Below is a comment I wrote in response to a criticism of Adamson.
Your statement "Many of the tame lions released by Joy and George Adamson (of 'Born Free' and Christian the Lion fame) starved to death, were killed by people and wild lions or, in some cases, killed people themselves and were shot"
is partially true. It's a "glass half empty" point of view.
Adamson released a total of seventeen lions into the wild. Of the seventeen, he was forced to shoot the male lion Boy when Boy attacked one of Adamson's assistants (who died from his injuries). Four of the lions were killed by other animals (not unusual deaths for wild lions) and Adamson speculated that four others were killed by poachers, hunters, or herdsmen (again, not unusual deaths for wild lions). The remaining eight lions survived and made their own lives in the bush. Adamson followed the success of many of their cubs, all of whom were born in the wild.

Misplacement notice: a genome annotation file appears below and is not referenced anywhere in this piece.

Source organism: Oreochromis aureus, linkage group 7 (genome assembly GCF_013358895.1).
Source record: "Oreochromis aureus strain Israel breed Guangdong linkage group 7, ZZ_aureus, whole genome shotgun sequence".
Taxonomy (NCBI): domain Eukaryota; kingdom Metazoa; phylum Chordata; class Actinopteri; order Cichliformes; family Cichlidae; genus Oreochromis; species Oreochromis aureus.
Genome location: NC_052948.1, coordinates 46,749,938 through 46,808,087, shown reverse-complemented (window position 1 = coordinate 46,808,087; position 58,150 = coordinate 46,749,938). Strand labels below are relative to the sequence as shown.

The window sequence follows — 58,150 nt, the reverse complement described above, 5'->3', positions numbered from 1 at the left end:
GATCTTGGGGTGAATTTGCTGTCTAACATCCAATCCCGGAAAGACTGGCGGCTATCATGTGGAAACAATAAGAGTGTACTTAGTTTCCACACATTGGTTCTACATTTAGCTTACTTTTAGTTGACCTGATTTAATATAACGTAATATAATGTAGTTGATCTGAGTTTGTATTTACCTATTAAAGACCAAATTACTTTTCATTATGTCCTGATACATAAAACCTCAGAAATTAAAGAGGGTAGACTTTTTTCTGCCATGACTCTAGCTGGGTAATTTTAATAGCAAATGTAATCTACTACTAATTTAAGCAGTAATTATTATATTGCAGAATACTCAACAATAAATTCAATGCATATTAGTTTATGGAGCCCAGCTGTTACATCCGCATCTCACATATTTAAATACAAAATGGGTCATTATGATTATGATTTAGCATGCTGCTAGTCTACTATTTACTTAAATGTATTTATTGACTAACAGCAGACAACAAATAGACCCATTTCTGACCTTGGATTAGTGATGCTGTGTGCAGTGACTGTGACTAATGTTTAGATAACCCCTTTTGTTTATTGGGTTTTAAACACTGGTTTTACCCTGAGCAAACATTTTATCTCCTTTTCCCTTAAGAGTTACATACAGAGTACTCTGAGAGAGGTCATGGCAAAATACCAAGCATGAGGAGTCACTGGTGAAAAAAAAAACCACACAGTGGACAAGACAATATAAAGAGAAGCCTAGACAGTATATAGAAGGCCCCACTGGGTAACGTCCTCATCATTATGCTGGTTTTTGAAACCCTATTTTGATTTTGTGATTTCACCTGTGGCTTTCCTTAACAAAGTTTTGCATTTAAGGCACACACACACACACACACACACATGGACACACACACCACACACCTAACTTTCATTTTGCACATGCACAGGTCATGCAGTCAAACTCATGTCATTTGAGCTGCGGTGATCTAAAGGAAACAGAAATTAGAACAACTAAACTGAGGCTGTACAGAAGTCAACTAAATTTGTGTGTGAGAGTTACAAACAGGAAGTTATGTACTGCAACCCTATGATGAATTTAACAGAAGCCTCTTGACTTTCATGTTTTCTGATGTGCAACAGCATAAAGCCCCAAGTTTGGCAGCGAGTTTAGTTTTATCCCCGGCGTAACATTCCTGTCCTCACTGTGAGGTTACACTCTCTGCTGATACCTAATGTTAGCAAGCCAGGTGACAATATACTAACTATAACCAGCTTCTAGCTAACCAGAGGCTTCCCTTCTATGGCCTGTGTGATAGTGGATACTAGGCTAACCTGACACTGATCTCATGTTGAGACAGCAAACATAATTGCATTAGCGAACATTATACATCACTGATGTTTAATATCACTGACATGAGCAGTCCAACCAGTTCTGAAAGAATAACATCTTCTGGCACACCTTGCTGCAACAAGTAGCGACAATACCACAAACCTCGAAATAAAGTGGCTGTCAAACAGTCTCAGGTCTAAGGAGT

So, Adamson's success rate was almost 50%, not bad considering he had limited funding and staffing to assist with his release-to-wild projects. And this was forty years ago so the science of releasing lions back into the wild was in its infancy. The normal survival rate of lions in the wild at that time was one in four.
Although Adamson had his critics, well known authorities on predators recognize the value of his work.
George Schaller, Vice President of Panthera Corporation, wrote the following in an introduction to the 1987 edition of the book Born Free:
"The Adamsons gave us truths about the species that cannot be found in a biologist's notebook ...
Their efforts at reintroduction and rehabilitation taught the scientific community invaluable lessons and the conservation community will for ever be indebted to them ..."
Both George Adamson and his wife Joy deserve the credit due them. Their conservation work opened the world's eyes not only to lion conservation, but wildlife conservation.
George with Boy and Christian
George with the lioness who started it all: Elsa
If you'd like more information on George Adamson please go to http://www.fatheroflions.org. This website is dedicated to his memory and contains a wealth of information about Adamson plus many rare photos.